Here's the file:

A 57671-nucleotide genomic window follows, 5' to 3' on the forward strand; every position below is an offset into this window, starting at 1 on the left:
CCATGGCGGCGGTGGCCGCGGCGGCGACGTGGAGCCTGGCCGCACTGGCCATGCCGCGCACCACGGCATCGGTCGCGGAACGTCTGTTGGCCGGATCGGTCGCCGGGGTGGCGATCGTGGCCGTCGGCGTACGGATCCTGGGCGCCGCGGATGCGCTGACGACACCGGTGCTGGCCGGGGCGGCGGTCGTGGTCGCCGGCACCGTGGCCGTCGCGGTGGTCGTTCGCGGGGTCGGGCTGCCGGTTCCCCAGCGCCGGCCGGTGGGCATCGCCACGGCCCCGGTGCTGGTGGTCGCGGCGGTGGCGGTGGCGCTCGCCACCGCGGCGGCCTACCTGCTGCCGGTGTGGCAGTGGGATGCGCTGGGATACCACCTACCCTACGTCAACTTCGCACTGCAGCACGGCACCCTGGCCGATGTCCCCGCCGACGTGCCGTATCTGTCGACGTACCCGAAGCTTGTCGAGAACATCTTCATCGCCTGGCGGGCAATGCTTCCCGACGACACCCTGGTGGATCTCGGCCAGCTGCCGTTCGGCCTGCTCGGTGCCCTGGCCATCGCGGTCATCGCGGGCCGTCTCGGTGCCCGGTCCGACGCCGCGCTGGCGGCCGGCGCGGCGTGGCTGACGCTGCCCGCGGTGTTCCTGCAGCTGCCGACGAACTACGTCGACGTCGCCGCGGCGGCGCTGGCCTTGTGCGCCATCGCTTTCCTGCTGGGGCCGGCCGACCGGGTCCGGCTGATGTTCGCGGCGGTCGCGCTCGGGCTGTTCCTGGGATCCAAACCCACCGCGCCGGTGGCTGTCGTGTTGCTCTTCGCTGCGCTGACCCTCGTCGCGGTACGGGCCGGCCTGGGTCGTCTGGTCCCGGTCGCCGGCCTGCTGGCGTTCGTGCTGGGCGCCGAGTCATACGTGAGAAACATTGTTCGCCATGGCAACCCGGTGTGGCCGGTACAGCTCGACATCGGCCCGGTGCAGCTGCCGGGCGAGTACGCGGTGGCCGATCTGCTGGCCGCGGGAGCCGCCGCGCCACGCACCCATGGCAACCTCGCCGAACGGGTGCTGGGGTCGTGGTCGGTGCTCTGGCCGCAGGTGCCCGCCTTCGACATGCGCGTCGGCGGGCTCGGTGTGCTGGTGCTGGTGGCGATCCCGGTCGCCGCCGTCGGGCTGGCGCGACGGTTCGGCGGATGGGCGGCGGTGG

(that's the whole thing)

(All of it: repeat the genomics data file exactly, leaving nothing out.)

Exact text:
A 57671-nucleotide genomic window follows, 5' to 3' on the forward strand; every position below is an offset into this window, starting at 1 on the left:
CCATGGCGGCGGTGGCCGCGGCGGCGACGTGGAGCCTGGCCGCACTGGCCATGCCGCGCACCACGGCATCGGTCGCGGAACGTCTGTTGGCCGGATCGGTCGCCGGGGTGGCGATCGTGGCCGTCGGCGTACGGATCCTGGGCGCCGCGGATGCGCTGACGACACCGGTGCTGGCCGGGGCGGCGGTCGTGGTCGCCGGCACCGTGGCCGTCGCGGTGGTCGTTCGCGGGGTCGGGCTGCCGGTTCCCCAGCGCCGGCCGGTGGGCATCGCCACGGCCCCGGTGCTGGTGGTCGCGGCGGTGGCGGTGGCGCTCGCCACCGCGGCGGCCTACCTGCTGCCGGTGTGGCAGTGGGATGCGCTGGGATACCACCTACCCTACGTCAACTTCGCACTGCAGCACGGCACCCTGGCCGATGTCCCCGCCGACGTGCCGTATCTGTCGACGTACCCGAAGCTTGTCGAGAACATCTTCATCGCCTGGCGGGCAATGCTTCCCGACGACACCCTGGTGGATCTCGGCCAGCTGCCGTTCGGCCTGCTCGGTGCCCTGGCCATCGCGGTCATCGCGGGCCGTCTCGGTGCCCGGTCCGACGCCGCGCTGGCGGCCGGCGCGGCGTGGCTGACGCTGCCCGCGGTGTTCCTGCAGCTGCCGACGAACTACGTCGACGTCGCCGCGGCGGCGCTGGCCTTGTGCGCCATCGCTTTCCTGCTGGGGCCGGCCGACCGGGTCCGGCTGATGTTCGCGGCGGTCGCGCTCGGGCTGTTCCTGGGATCCAAACCCACCGCGCCGGTGGCTGTCGTGTTGCTCTTCGCTGCGCTGACCCTCGTCGCGGTACGGGCCGGCCTGGGTCGTCTGGTCCCGGTCGCCGGCCTGCTGGCGTTCGTGCTGGGCGCCGAGTCATACGTGAGAAACATTGTTCGCCATGGCAACCCGGTGTGGCCGGTACAGCTCGACATCGGCCCGGTGCAGCTGCCGGGCGAGTACGCGGTGGCCGATCTGCTGGCCGCGGGAGCCGCCGCGCCACGCACCCATGGCAACCTCGCCGAACGGGTGCTGGGGTCGTGGTCGGTGCTCTGGCCGCAGGTGCCCGCCTTCGACATGCGCGTCGGCGGGCTCGGTGTGCTGGTGCTGGTGGCGATCCCGGTCGCCGCCGTCGGGCTGGCGCGACGGTTCGGCGGATGGGCGGCGGTGG